I have road rage. I’m not proud of myself for admitting that, but we’re being honest here. i have ZERO patience for drivers who won’t pay attention to their driving. I constantly use them as examples of what NOT to do to the boys whenever we’re out and someone doesn’t use their turn signal, or doesn’t pay attention before changing lanes, or is distracted and not paying attention to the road … I could go on and on. I try not to get irrationally angry, but I’m not always successful. People who pull out right in front of me and require me to slam on my brakes will definitely get a dirty look from me and yes, I admit it, I will ride their bumper to “teach them a lesson.” Though really, what sort of lesson am I teaching to my impressionable teenage sons?

Exactly.

I’m human though and people, generally speaking, drive me insane. Especially inconsiderate people. I drive my boys nuts whenever I allow people in line during high traffic times because I’m trying to teach them to be courteous to fellow drivers. It doesn’t matter how much of a hurry you’re in, or what kind of mood you’re in, that’s no excuse to be rude to people.

I don’t know how much of that has sunk into my sons’ heads, but at least I’m teaching them by example.

Driving is a privilege and I wish more people took it seriously.

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Ozarks Winters are Not Fun – Is it Spring Yet?

Four and a Half Inches of Ice

Have you ever experienced an earthquake, flood, or other natural disaster? Where were you? How did you react?

We survived the ice storm of 2007. It was the middle of January and they (the weather forecasters) sent out a winter warning.

We ignored it. We shrugged it off, rolled our eyes and said, "Meh. Whatever."

For you see, our weather people are rarely accurate in the Ozarks. But it's not their fault, the winds in our part of the country shift so rapidly that our weather literally changes from hour-to-hour and that's pretty hard to predict. So when they started forecasting a winter warning, we didn't take it too seriously.

We certainly didn't freak out like the rest of the city. As a result? We were ill prepared for what happened next: 4 1/2 inches of nothing but ice. Evil, crippling ice.

The ice weighed down our tree limbs, which snapped off and took down our power lines. Seventy-five percent of our city lost power. We were personally without power for 11 1/2 days.

And yes, I was counting.

School was out for a solid week – people were dying in their homes because they were so cold they brought in their gas grills to keep warm and died from the toxic fumes.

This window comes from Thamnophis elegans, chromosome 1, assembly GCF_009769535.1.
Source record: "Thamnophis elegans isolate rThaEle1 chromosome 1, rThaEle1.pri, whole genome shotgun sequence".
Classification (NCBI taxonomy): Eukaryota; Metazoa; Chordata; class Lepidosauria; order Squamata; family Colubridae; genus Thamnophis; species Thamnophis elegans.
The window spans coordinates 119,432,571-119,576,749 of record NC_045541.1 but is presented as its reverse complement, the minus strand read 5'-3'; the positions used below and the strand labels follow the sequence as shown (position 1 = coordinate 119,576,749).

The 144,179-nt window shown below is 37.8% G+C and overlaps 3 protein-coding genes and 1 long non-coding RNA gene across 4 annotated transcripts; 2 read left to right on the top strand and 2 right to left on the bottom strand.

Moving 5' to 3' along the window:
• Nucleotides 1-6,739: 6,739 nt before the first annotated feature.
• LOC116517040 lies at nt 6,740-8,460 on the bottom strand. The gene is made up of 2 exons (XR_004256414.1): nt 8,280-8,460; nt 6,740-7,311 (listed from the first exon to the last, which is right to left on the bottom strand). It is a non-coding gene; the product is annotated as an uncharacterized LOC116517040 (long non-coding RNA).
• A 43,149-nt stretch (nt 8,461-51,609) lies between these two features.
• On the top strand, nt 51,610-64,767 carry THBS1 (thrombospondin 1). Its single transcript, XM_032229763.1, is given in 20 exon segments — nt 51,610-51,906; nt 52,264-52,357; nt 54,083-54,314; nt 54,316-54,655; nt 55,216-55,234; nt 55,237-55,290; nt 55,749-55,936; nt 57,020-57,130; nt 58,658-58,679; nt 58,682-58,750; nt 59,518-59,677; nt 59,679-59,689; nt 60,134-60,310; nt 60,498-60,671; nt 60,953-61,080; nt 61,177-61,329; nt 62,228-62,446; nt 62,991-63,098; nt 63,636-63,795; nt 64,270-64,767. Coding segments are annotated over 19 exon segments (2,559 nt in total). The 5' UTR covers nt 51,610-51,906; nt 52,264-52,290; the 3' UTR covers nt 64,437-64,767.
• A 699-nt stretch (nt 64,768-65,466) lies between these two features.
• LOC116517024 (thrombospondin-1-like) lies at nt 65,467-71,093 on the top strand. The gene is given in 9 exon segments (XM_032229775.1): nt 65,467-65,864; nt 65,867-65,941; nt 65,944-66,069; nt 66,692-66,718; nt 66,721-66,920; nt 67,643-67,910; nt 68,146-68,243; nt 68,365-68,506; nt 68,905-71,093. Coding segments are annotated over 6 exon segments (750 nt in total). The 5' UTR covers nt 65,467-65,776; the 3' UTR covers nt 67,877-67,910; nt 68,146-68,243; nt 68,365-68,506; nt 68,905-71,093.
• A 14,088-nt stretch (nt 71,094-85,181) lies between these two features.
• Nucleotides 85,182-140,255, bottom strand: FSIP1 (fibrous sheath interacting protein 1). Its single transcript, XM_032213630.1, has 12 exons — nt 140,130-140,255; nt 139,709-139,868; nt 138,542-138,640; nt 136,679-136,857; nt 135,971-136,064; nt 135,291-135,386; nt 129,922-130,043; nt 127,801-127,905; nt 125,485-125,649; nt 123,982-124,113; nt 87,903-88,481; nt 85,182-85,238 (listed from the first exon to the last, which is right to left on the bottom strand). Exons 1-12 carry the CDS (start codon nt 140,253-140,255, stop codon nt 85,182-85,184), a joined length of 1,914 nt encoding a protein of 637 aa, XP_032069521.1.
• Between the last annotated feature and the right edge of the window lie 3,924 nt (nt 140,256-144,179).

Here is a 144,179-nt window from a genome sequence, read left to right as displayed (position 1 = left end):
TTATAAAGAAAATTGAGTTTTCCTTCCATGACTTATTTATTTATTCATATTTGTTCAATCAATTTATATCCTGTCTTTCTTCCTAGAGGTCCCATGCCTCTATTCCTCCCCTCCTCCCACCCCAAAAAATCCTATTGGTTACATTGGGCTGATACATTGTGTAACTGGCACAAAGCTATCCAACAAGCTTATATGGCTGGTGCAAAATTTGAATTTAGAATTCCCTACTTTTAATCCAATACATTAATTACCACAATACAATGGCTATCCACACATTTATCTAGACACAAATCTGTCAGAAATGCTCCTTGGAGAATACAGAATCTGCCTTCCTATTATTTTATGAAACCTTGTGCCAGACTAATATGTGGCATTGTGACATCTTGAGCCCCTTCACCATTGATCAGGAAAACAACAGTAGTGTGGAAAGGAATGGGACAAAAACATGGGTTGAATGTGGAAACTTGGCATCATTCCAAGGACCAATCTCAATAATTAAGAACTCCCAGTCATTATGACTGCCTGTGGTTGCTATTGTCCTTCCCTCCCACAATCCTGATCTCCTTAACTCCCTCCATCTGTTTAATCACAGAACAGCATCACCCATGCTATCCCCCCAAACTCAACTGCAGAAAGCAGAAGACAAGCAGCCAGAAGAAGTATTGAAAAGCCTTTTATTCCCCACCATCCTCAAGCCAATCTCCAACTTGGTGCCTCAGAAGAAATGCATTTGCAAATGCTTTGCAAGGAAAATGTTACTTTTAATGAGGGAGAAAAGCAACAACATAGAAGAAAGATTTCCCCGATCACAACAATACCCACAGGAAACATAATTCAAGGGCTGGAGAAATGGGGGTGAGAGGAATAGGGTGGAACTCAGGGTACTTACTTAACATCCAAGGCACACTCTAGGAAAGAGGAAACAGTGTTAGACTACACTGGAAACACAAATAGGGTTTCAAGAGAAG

It was a nightmare. Our city quite literally came to a screeching halt during that time period. And the weather stayed cold enough that the ice wouldn't melt off for a few weeks. It was truly a nightmare.

I wrote about that time period, but on another blog. I'd like to re-publish those posts here so that you can read them (if you wish) and I will have a copy of them on my permanent blog.

This is a timely question considering we're currently under a BLIZZARD warning. I'm pretty old (mid-40's) and I don't ever remember having a blizzard warning for our area. In addition, we now pay attention to WARNINGS, though we still roll our eyes at watches. But when they predict a warning, it's pretty much a guaranteed thing. It's snowing now, I'd say we have accumulated about two inches so far. They are predicting a foot.

I'm happy to say, we were prepared for this winter warning.

Winter blows.

_____________________________

January 15, 2007

So, we're alive.

Did you wonder where I was today? Were you worried? I know I have been.

I've been in the dark, literally. We've been without power since Friday night. It started at 10:30. We were settling in for the night when *boom*, our transformer blew and the lights went out. At first, we weren't too concerned. After all, we've lost them in the past and City Utilities was very good at restoring our power. But when I tried to call, to report our outage, I got a busy signal. I knew right away, something was wrong. I didn't realize just how bad it was until the next morning. We were in the throes of a major winter storm. We received about an inch of ice Friday night, another two inches on Saturday and finally, another inch Sunday. Our poor trees (we have, oops, correction, HAD, four maple trees) are destroyed. Limbs have snapped and are everywhere. Many of them have fallen on electricity lines and transformers have blown all over the city. Ninety percent of the city is blacked out. Temperatures are frigid and we don't have heat.